Are you at the top of your game? Do you stand out from the crowd? If not, would you like to rise to the top? Here is a simple formula to help you get there over time: give just a little extra, just an extra 5% or 10% on everything you do. It’s really that simple.
During one’s working career and personal life, there are things that must be handled: that is the minimum expectation. In order to rise to the top over time, you don’t need to redouble your effort at every opportunity. There will certainly be times where temporary substantial additional effort is required for a project at work or a problem at home, but day-to-day, it’s not generally required. If you find that it IS required for the majority of the things that you do, then reviewing your work-life balance is probably in order as a first step and you can stop reading here. But assuming that’s not the case for you, then this simple plan will work.
Let’s start with the premise that most people want to do a good job and be successful at whatever they endeavor to do in life. That has been my experience dealing with people in all aspects of life. That means that for the most part, most people will do at least the minimum expectation. That level of effort will get them by, and that will allow for a generally healthy happy life experience. And that approach is perfectly fine. But if you want to rise to the top, then something more than the minimum expectation is required.
I propose to you that you don’t need to give up your work-life balance to stand out from the crowd. What you need to do is start early, or if you haven’t already started, start today, giving just that little extra effort at everything you do. Here is where the idea of compound interest comes into play. If you always make the effort of that extra 10%, on average over time it shouldn’t materially impact your work-life balance. You can still have a healthy work and home life and you can be there for your significant other, kids, family or whatever else you hold important to you. Your life won’t be disrupted. But what will start to happen is the extra 10% will start building on itself, much like compound interest in your bank savings account or 401K, resulting in your having a viewpoint and set of skills over time that will be materially different, and materially more marketable and satisfying than for those who just perform to the minimum expectations. It’s not a big investment to make, but it carries very big results.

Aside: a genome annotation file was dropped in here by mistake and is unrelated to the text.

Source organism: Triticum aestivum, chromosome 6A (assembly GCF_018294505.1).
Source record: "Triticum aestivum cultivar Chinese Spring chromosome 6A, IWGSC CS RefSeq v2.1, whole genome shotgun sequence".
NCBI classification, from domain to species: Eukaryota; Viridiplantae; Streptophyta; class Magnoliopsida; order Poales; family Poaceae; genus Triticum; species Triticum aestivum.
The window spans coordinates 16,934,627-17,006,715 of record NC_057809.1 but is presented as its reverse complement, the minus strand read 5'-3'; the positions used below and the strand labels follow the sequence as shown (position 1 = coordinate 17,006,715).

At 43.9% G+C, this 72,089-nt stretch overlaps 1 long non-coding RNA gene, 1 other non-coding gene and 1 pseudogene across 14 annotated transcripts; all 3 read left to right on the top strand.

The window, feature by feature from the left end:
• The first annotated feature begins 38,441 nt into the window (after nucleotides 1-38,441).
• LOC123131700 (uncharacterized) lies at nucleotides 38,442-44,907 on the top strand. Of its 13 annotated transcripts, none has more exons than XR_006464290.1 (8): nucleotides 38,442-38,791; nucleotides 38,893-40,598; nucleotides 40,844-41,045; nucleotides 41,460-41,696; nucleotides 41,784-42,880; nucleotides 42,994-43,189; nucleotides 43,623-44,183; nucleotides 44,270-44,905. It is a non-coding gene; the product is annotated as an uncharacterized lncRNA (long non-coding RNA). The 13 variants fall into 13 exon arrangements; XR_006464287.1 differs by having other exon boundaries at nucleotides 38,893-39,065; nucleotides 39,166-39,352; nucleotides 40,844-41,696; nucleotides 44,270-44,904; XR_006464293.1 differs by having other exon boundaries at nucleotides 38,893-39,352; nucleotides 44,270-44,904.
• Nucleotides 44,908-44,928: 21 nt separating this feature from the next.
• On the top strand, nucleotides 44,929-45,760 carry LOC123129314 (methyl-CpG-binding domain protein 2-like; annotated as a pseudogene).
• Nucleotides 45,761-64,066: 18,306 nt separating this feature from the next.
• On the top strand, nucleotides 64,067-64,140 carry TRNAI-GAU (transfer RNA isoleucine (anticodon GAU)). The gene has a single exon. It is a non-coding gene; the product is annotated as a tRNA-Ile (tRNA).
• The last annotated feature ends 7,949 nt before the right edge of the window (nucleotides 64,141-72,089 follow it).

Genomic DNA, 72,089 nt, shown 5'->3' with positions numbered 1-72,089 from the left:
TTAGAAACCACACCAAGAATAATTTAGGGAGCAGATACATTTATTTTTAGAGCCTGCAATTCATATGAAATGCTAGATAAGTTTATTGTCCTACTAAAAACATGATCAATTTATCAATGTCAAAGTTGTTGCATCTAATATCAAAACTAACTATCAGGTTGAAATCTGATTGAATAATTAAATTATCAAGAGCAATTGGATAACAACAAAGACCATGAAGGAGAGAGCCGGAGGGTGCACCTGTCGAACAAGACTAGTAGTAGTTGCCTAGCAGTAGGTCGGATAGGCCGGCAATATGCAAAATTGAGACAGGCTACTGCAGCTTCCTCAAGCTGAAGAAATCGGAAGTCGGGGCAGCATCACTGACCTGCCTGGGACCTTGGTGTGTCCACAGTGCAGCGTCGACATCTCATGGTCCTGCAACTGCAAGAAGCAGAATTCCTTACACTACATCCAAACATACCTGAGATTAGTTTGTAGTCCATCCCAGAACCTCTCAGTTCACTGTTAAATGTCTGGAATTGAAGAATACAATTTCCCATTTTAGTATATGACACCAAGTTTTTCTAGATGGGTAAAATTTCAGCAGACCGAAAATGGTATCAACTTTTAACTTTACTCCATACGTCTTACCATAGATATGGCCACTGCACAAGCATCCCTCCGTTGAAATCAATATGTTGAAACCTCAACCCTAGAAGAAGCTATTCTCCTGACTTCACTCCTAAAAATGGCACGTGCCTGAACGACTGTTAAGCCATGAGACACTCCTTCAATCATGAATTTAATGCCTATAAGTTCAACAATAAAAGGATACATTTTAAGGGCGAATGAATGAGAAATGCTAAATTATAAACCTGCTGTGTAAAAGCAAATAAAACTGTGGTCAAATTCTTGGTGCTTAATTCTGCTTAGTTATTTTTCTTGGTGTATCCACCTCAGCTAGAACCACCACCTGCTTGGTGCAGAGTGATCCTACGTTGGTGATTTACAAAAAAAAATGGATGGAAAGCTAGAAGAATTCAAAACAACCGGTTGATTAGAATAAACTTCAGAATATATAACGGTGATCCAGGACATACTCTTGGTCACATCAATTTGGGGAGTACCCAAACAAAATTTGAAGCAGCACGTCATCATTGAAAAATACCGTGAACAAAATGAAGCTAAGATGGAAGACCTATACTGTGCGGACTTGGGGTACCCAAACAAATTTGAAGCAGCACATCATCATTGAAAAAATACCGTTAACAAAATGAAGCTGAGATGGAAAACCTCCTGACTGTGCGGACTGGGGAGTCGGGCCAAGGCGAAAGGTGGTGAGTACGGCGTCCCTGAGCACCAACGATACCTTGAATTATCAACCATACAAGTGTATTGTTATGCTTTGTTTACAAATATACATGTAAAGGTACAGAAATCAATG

Obviously the earlier you start this process the more you will benefit, but starting at any time is better than not starting at all if you want to rise to the top.
Now, not everyone wants to rise to the top in everything they do, but I’ve found very few individuals that don’t take some amount of pride in some part of their lives. If you are one of those individuals, consider putting in that extra 10% into the part of your life that matters most to you as a start. Whether that is work, church, family, community, politics, finance, music or anything else that has priority for you, it’s where to start thinking about that extra 10% every day.
After a forty years of playing multiple instruments at a high level in a variety of formats and venues, I recently decided to conquer playing the guitar, a new and surprisingly difficult endeavor for me. My commitment to the guitar is one hour per day, 5 days a week. That’s 60 minutes a day most days. 10% more is an additional 6 minutes per day. That doesn’t seem like much, but over time, that little extra effort adds up and has materially accelerated my ability to play and enjoy the guitar. Nobody misses that 6 minutes, it’s a blip in the day, but that little extra effort has made a huge difference in total. And once the activity becomes more enjoyable because you are more adept at it, that extra 10% easily turns into an extra 50%. That’s part of the magic of this approach (with an eye, of course, to maintaining work-life balance).
Select what you want to rise to the top at, and ask yourself if you can put in an additional 10%. I’ll bet that you can, and if you do, I’ll bet that you’ll be surprisingly happy with the results.
Managing Director, FullPeak